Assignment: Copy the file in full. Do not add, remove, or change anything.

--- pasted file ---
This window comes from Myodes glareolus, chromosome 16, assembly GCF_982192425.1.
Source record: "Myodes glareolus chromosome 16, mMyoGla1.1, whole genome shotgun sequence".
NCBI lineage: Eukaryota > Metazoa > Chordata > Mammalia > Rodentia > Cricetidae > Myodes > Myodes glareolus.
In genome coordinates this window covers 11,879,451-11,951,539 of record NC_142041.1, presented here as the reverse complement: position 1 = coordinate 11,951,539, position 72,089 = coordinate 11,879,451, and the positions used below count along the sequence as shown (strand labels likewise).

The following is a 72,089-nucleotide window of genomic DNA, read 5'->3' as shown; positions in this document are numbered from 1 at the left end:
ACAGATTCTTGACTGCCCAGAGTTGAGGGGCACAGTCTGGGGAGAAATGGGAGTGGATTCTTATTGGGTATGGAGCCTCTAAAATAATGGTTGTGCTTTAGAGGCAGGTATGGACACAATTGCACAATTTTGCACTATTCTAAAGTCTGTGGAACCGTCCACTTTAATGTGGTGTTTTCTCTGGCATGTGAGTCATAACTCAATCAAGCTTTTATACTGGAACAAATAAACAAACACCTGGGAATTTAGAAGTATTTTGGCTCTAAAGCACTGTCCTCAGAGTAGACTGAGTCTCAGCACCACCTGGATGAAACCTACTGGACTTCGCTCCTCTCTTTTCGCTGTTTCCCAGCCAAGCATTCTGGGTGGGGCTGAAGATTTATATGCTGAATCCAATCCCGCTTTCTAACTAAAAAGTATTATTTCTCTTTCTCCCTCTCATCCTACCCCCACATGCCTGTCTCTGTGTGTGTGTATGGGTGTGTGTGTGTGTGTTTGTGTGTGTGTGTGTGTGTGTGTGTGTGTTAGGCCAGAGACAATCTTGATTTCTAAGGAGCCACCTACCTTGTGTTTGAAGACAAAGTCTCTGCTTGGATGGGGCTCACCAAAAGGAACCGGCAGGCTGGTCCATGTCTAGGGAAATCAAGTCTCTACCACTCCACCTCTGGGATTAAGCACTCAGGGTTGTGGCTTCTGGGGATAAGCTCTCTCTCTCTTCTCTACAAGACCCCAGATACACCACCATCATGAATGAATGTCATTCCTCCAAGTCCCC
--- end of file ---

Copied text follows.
This window comes from Myodes glareolus, chromosome 16, assembly GCF_982192425.1.
Source record: "Myodes glareolus chromosome 16, mMyoGla1.1, whole genome shotgun sequence".
NCBI lineage: Eukaryota > Metazoa > Chordata > Mammalia > Rodentia > Cricetidae > Myodes > Myodes glareolus.
In genome coordinates this window covers 11,879,451-11,951,539 of record NC_142041.1, presented here as the reverse complement: position 1 = coordinate 11,951,539, position 72,089 = coordinate 11,879,451, and the positions used below count along the sequence as shown (strand labels likewise).

The following is a 72,089-nucleotide window of genomic DNA, read 5'->3' as shown; positions in this document are numbered from 1 at the left end:
ACAGATTCTTGACTGCCCAGAGTTGAGGGGCACAGTCTGGGGAGAAATGGGAGTGGATTCTTATTGGGTATGGAGCCTCTAAAATAATGGTTGTGCTTTAGAGGCAGGTATGGACACAATTGCACAATTTTGCACTATTCTAAAGTCTGTGGAACCGTCCACTTTAATGTGGTGTTTTCTCTGGCATGTGAGTCATAACTCAATCAAGCTTTTATACTGGAACAAATAAACAAACACCTGGGAATTTAGAAGTATTTTGGCTCTAAAGCACTGTCCTCAGAGTAGACTGAGTCTCAGCACCACCTGGATGAAACCTACTGGACTTCGCTCCTCTCTTTTCGCTGTTTCCCAGCCAAGCATTCTGGGTGGGGCTGAAGATTTATATGCTGAATCCAATCCCGCTTTCTAACTAAAAAGTATTATTTCTCTTTCTCCCTCTCATCCTACCCCCACATGCCTGTCTCTGTGTGTGTGTATGGGTGTGTGTGTGTGTGTTTGTGTGTGTGTGTGTGTGTGTGTGTGTGTTAGGCCAGAGACAATCTTGATTTCTAAGGAGCCACCTACCTTGTGTTTGAAGACAAAGTCTCTGCTTGGATGGGGCTCACCAAAAGGAACCGGCAGGCTGGTCCATGTCTAGGGAAATCAAGTCTCTACCACTCCACCTCTGGGATTAAGCACTCAGGGTTGTGGCTTCTGGGGATAAGCTCTCTCTCTCTTCTCTACAAGACCCCAGATACACCACCATCATGAATGAATGTCATTCCTCCAAGTCCCC